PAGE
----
Since Douglas Preston began circulating a letter to other marquee and midlist authors late last month in an effort to remove writers from the Amazon-Hachette dispute, he has captured nearly 1,000 author-signatures. Now Preston tells PW he has gotten a second offer from Amazon's v-p of Kindle Content, Russ Grandinetti, along with a request from the executive to quiet the chorus of authors speaking out against the e-tailer.

In the latest phone conversation, which took place Monday after The Bookseller broke the news that the authors who signed Preston's letter are forming a group called Authors United, Grandinetti made a new offer to Preston.

In Amazon's earlier proposal, which was a nonstarter, the e-tailer said it would give authors the option to receive 100% of the revenue from sales of their e-books, a sum that would include what both Amazon and Hachette normally earn from each sale. At the same time, Amazon would continue to work toward an end to its stalled terms negotiation with Hachette.

This time around, Grandinetti suggested a what-if scenario in which Amazon would return to delivering Hachette authors their standard royalties on e-books, and return to stocking of all the publisher's titles. Amazon and Hachette, meanwhile, would continue to negotiate, turning all proceeds each company normally earns from the sale of e-book titles over to an agreed-upon literacy charity. Like the first offer, this one would motivate both companies to negotiate, something Grandinetti accused Hachette of stalling on. "We tried to talk to them for months," he reportedly told Preston.

Preston echoed his response to Amazon's first proposal, saying that this offer from Grandinetti "has the same effect of crippling Hachette. If [Hachette] wasn't making money for Lagardère, they'd shut it down."

Amazon, of course, feels that authors are not seeing Hachette in the right light, as a multi-national corporation no different, on many levels, than the e-tailer.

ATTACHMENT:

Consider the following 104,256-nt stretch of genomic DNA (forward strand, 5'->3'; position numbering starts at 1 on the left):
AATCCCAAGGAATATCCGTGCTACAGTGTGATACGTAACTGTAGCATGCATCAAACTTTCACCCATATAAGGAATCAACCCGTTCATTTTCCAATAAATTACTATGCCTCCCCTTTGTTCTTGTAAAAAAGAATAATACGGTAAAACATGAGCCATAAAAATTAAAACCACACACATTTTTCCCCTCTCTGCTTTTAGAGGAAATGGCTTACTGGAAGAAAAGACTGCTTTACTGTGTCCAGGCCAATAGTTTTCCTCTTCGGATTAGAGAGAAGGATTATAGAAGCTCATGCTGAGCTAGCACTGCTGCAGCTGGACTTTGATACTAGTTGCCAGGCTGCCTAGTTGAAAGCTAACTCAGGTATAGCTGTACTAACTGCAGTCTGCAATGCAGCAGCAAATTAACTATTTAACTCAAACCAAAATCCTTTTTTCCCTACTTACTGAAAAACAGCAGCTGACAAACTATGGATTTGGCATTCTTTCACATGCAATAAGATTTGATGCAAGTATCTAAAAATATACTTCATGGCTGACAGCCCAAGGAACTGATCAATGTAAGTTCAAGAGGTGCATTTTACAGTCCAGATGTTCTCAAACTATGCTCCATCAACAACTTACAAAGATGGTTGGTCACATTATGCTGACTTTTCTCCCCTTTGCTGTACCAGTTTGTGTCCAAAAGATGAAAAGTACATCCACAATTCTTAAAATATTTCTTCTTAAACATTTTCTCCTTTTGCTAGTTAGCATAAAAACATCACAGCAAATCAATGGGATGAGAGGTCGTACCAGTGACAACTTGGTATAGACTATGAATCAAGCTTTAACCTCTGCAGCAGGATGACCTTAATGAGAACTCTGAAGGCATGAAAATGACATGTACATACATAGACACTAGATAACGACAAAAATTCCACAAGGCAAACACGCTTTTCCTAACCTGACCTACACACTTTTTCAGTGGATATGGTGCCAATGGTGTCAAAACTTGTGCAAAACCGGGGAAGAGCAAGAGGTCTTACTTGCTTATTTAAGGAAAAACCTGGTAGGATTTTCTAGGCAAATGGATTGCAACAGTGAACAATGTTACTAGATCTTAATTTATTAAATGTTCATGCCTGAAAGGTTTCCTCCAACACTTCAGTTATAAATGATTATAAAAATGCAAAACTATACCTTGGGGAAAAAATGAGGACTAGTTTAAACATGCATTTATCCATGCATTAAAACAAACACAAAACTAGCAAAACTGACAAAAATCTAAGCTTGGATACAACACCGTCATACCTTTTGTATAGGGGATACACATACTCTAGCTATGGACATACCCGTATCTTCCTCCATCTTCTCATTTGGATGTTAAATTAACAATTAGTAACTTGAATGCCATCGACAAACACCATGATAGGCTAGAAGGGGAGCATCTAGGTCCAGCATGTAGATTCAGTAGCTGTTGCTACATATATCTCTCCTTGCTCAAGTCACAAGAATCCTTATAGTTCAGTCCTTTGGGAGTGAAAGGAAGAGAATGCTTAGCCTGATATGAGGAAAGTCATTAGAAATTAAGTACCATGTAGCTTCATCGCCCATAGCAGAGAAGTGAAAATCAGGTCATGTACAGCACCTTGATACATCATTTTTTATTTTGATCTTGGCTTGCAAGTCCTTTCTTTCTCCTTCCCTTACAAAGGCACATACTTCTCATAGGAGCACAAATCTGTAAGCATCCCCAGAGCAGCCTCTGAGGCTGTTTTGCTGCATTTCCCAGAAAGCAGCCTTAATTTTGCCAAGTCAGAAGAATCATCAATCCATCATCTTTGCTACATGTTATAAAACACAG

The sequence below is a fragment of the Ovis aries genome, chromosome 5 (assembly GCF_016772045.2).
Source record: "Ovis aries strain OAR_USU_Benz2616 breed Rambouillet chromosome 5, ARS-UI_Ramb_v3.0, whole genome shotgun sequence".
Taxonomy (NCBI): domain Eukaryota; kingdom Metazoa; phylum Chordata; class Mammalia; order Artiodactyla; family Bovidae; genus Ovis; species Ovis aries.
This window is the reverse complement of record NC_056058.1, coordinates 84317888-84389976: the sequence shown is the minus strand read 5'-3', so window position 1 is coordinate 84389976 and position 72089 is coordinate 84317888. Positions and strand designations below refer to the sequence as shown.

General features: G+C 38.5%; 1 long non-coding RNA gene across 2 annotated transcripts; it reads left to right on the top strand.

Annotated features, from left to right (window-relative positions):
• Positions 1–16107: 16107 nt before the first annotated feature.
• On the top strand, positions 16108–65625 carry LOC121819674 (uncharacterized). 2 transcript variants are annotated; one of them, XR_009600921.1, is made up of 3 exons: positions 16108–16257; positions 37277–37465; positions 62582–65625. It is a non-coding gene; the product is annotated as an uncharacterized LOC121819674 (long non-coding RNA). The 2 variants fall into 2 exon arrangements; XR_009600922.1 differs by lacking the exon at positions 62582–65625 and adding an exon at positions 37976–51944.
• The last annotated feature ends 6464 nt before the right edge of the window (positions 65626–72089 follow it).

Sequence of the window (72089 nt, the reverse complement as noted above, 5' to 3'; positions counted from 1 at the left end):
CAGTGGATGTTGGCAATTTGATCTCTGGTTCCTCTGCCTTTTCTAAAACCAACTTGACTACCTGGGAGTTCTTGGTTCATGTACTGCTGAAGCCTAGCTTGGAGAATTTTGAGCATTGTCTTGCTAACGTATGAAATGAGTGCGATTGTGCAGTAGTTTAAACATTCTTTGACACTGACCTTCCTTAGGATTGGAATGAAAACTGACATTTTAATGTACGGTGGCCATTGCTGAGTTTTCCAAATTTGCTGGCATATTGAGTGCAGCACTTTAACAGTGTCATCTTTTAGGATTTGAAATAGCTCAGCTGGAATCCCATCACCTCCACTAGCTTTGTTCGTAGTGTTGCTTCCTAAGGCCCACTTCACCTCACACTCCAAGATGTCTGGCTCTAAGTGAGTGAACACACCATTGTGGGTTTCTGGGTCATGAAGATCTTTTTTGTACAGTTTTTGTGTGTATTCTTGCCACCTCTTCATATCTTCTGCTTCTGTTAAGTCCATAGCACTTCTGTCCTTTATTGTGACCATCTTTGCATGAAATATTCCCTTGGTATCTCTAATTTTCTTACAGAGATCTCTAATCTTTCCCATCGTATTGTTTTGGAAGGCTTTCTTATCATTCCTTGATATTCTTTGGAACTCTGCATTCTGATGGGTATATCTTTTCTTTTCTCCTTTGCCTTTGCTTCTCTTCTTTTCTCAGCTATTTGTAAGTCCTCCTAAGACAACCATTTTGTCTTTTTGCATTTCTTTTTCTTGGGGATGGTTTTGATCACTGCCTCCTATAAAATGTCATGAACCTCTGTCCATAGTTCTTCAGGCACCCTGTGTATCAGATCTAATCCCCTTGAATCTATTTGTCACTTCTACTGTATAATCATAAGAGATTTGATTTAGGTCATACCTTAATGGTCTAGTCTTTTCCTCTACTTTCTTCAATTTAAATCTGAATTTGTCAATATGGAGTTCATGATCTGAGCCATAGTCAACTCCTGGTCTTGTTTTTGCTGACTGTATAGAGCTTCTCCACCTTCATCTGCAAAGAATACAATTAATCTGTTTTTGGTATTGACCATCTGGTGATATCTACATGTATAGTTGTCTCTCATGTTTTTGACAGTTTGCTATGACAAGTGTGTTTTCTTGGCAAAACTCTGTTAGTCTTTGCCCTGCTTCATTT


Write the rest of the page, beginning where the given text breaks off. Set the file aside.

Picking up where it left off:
When PW contacted Amazon about the conversation, a spokesperson for the company said: "You have to look at the parent company--Lagardère Group--rather than just the Hachette division. Kindle books are only 1% of Lagardère Group's sales. They can afford it, and should stop using their authors as human shields."

Preston, however, remains unswayed by this new proposal, and by Grandinetti telling him that the authors are having the opposite of their intended effect. "Every time [the authors] make a statement, it makes Hachette less willing to compromise," Grandinetti is reported to have said.

Instead, Preston is moving forward with plans to publish the initial letter. In a day or so, Preston will stop adding names to the letter so that he can finalize a copy for a full-page New York Times ad that could run as early as this week or next. “I have never seen authors come together like this,” Preston said, pointing out that writers aren’t known as "joiners" or team players.

Among the bestselling and prize-winning signers of the letter, 13 offered to donate to the cause. Those willing to be named include Lee Child, Stephen King, John Grisham, David Baldacci, James Patterson, and Stacy Schiff. The group easily generated, Preston said, more than enough money to pay for the ad. “We do have other plans,” Preston added, noting that Authors United is "being realistic" about the fact that the struggle between Amazon and Hachette is going to be a lengthy one. "I really feel like Amazon has a long-term strategy,” he said.

Preston believes that the e-tailer’s attempt to divide Hachette authors from their publisher won’t work. “First of all, I’ve been with Hachette for 25 years," he said. "I have a six-book contract with Hachette. The thing about Amazon, they think it’s all about money. It’s not [all] about money,”

For another group of writers, though, Hachette, not Amazon, is the bad guy. A letter/petition to Hachette CEO Michael Pietsch posted three weeks ago on, has gotten over seven times the number of signatures as the Authors United letter. Among the 7,300 signers of the petition are Hugh Howey, a leading spokesperson for indie authors.